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Warm spring weather and cold, fast-moving water increase drowning risks | Department of Health
As people start to flock to local beaches, lakes, and rivers with the warmer weather, the state Department of Health urges parents to talk to their kids about water safety. In late spring, water is extremely cold and mountain snowmelt creates fast-moving, debris-filled rivers and streams that increase the hazards for rafting, kayaking, and swimming.
“Too many drowning tragedies happen this time of year, and we want parents to make certain their kids understand how to avoid danger,” said State Health Officer, Dr. Kathy Lofy. “It’s important for kids to be active and enjoy water activities, and it’s essential that parents prepare them for safety before they go.”
Drowning among teens and young adults often happen when they misjudge distance, current, or temperature of the water. When fatigue or hypothermia set in, it takes only a few minutes before a person goes underwater. After going under, swimmers can lose consciousness in about two minutes, and suffer permanent brain damage after only four minutes.
Reviews of drowning deaths over several years show that 70 percent happened in open water (lakes, rivers, ponds, creeks, or Puget Sound). It’s natural for young people to push boundaries, compete with their friends, and take on challenges that show their strength, endurance, or bravery. And many young people don’t believe that their actions will lead to injury or death.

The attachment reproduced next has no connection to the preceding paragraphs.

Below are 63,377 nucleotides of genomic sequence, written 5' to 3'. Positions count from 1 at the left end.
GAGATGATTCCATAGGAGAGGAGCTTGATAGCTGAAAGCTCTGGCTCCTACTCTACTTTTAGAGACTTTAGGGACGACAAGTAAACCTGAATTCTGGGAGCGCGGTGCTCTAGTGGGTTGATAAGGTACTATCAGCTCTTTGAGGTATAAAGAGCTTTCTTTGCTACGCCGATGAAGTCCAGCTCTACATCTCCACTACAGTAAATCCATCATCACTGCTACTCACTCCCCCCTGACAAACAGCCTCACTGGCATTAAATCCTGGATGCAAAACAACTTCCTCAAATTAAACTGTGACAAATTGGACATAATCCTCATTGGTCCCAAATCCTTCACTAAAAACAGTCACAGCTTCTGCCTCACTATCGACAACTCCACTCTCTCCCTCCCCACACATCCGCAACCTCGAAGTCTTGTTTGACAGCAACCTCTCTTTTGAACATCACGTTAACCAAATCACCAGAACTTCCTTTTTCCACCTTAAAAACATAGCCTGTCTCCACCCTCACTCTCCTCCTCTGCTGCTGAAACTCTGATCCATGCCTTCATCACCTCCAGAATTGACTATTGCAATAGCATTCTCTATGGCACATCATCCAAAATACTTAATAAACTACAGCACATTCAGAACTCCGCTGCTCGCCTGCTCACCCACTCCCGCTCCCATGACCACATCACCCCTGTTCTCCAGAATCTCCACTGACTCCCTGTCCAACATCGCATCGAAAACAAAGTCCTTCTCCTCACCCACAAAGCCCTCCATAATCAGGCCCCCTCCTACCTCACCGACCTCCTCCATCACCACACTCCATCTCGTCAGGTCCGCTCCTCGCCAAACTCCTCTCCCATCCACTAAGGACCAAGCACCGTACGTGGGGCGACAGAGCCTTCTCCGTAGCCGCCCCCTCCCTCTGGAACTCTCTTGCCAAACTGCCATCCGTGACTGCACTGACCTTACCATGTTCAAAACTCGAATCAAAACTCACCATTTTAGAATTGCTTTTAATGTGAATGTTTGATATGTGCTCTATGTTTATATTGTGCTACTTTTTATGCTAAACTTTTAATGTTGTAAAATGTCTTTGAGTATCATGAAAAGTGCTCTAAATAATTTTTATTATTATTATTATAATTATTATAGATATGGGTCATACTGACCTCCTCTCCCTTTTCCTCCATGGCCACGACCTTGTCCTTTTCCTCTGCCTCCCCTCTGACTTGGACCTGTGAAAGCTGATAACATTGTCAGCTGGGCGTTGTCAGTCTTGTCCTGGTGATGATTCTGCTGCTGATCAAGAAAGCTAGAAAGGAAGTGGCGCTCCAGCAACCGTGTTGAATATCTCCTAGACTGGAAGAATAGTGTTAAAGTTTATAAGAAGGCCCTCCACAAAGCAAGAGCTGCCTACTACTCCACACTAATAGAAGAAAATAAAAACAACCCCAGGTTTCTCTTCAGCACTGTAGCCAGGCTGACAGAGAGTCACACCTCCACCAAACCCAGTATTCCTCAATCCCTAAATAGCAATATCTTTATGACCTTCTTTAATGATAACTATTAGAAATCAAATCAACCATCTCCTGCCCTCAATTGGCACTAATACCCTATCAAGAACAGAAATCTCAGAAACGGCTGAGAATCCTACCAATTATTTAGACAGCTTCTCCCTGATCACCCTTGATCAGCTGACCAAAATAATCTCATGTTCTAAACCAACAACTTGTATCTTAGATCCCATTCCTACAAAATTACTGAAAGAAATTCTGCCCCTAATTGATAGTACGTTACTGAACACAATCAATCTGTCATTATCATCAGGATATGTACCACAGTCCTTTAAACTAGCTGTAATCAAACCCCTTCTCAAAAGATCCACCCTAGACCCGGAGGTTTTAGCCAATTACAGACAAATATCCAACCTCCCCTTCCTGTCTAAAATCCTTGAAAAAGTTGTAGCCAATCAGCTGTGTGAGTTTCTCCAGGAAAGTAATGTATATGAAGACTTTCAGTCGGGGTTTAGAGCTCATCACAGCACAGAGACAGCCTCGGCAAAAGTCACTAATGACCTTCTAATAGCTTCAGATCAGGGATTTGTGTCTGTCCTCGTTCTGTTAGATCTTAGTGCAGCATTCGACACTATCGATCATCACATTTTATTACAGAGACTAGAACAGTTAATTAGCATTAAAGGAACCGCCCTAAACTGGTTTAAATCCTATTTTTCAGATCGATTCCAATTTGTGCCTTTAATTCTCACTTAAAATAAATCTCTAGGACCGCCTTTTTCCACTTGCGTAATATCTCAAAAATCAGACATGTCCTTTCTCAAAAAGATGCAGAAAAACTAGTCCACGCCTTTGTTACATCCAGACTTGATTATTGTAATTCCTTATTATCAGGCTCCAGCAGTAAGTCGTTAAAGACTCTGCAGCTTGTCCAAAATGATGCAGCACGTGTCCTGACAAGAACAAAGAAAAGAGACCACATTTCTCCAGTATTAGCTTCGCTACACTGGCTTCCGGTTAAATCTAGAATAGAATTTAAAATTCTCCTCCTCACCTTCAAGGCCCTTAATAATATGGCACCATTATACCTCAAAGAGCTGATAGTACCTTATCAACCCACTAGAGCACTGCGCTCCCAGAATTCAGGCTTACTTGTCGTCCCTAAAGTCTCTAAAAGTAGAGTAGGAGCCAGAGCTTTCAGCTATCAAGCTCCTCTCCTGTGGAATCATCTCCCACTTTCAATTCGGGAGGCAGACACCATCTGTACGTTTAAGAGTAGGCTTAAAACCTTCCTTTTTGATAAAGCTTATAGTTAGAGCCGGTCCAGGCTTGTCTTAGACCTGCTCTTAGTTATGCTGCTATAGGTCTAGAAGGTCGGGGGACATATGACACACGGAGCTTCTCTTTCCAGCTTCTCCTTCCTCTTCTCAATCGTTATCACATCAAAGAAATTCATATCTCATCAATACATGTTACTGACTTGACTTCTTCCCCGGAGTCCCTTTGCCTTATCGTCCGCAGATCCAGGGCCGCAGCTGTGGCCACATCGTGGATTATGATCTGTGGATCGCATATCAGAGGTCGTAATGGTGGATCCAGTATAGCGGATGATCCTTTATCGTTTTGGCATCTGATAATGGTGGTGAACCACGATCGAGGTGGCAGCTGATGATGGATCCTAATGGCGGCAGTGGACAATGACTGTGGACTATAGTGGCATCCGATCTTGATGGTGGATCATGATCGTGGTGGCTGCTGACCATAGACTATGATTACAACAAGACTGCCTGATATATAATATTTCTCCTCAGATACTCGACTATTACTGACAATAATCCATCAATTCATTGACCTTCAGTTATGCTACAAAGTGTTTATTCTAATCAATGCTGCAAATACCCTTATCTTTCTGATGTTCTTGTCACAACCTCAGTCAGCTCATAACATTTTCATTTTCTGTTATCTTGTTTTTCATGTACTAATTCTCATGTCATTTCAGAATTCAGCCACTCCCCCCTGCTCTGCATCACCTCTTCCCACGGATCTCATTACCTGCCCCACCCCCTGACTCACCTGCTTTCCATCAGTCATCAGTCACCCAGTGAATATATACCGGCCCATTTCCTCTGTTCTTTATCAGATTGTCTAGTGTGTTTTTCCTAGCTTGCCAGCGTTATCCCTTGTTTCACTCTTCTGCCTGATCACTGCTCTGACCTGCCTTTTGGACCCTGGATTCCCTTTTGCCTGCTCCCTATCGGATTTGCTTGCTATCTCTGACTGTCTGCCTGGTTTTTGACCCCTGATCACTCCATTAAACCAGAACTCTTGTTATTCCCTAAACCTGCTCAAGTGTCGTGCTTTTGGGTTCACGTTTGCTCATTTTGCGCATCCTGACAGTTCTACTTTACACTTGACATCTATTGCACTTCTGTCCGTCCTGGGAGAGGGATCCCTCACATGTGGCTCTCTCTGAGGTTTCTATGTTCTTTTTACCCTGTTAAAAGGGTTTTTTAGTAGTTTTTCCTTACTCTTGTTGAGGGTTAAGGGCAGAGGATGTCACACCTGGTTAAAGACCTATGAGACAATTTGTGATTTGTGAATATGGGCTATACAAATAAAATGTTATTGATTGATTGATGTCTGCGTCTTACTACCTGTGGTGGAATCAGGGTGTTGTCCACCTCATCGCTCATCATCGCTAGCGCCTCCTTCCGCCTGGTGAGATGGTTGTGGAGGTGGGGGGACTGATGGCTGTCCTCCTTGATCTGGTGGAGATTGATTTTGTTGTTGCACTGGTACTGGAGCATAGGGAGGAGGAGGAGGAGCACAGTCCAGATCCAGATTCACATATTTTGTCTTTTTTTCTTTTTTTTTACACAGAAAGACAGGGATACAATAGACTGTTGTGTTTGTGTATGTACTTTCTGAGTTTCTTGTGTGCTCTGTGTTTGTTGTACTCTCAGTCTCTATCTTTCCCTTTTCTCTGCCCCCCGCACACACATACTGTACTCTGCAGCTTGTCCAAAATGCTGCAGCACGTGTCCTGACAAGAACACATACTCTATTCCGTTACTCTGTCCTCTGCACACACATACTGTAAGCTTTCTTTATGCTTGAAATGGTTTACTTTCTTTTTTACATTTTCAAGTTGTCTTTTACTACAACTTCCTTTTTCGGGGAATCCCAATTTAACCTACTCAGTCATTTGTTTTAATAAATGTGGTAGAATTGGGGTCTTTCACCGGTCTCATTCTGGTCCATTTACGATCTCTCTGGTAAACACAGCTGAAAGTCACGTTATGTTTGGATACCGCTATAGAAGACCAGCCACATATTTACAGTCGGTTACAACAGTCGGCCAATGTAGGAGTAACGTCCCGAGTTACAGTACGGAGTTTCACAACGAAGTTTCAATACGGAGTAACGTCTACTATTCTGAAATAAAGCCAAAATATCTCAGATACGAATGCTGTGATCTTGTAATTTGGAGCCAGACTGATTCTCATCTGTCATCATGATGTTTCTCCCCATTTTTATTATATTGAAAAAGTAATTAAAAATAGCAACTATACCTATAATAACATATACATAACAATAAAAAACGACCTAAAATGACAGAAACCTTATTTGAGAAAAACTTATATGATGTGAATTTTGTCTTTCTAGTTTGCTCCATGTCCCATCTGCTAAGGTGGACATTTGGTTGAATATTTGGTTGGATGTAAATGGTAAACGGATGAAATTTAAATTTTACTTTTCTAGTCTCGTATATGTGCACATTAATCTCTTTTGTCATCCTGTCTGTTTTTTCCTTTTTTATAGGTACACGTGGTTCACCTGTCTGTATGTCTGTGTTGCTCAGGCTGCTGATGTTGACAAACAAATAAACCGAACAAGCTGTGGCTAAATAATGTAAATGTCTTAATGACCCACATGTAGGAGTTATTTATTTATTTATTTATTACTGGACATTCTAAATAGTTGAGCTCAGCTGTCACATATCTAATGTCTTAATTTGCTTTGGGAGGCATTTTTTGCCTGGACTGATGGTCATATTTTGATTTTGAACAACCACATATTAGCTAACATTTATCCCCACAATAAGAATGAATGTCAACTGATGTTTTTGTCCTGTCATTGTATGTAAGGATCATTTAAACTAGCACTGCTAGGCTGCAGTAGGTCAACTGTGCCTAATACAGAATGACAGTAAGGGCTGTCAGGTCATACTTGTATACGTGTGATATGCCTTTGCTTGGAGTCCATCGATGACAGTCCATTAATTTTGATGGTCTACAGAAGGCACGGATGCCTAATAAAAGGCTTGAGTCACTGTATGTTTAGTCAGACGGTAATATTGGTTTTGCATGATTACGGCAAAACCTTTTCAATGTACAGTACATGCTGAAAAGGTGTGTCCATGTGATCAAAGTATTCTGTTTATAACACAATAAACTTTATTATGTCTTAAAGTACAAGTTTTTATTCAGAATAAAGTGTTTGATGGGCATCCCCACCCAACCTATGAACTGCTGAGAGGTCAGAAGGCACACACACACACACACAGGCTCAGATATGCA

“Be direct – tell them that teens, especially boys, never expect that they’ll be the one who ends up as a tragic drowning statistic,” Lofy said. “Show them how to identify dangers and how they can make choices that avoid the risk.”
About 100 people in Washington die each year from drowning. Males in our state are more likely to die from drowning than females. Last year, all drowning deaths in our state among people between the ages of 15 and 24 were men.
Alcohol use is involved in up to half of teen and adult drowning deaths. Alcohol decreases a person’s balance, coordination, and judgment. Sun exposure, wave action, and heat can heighten the effects of alcohol.
It’s important for parents to set family expectations about water safety rules. Make sure everyone in the family knows how to swim, has access to a life jacket, and understands what to do in an emergency. By making sure children understand drowning risks and take steps to be safe, parents can help keep kids out of harm's way. More drowning prevention tips are on the agency website.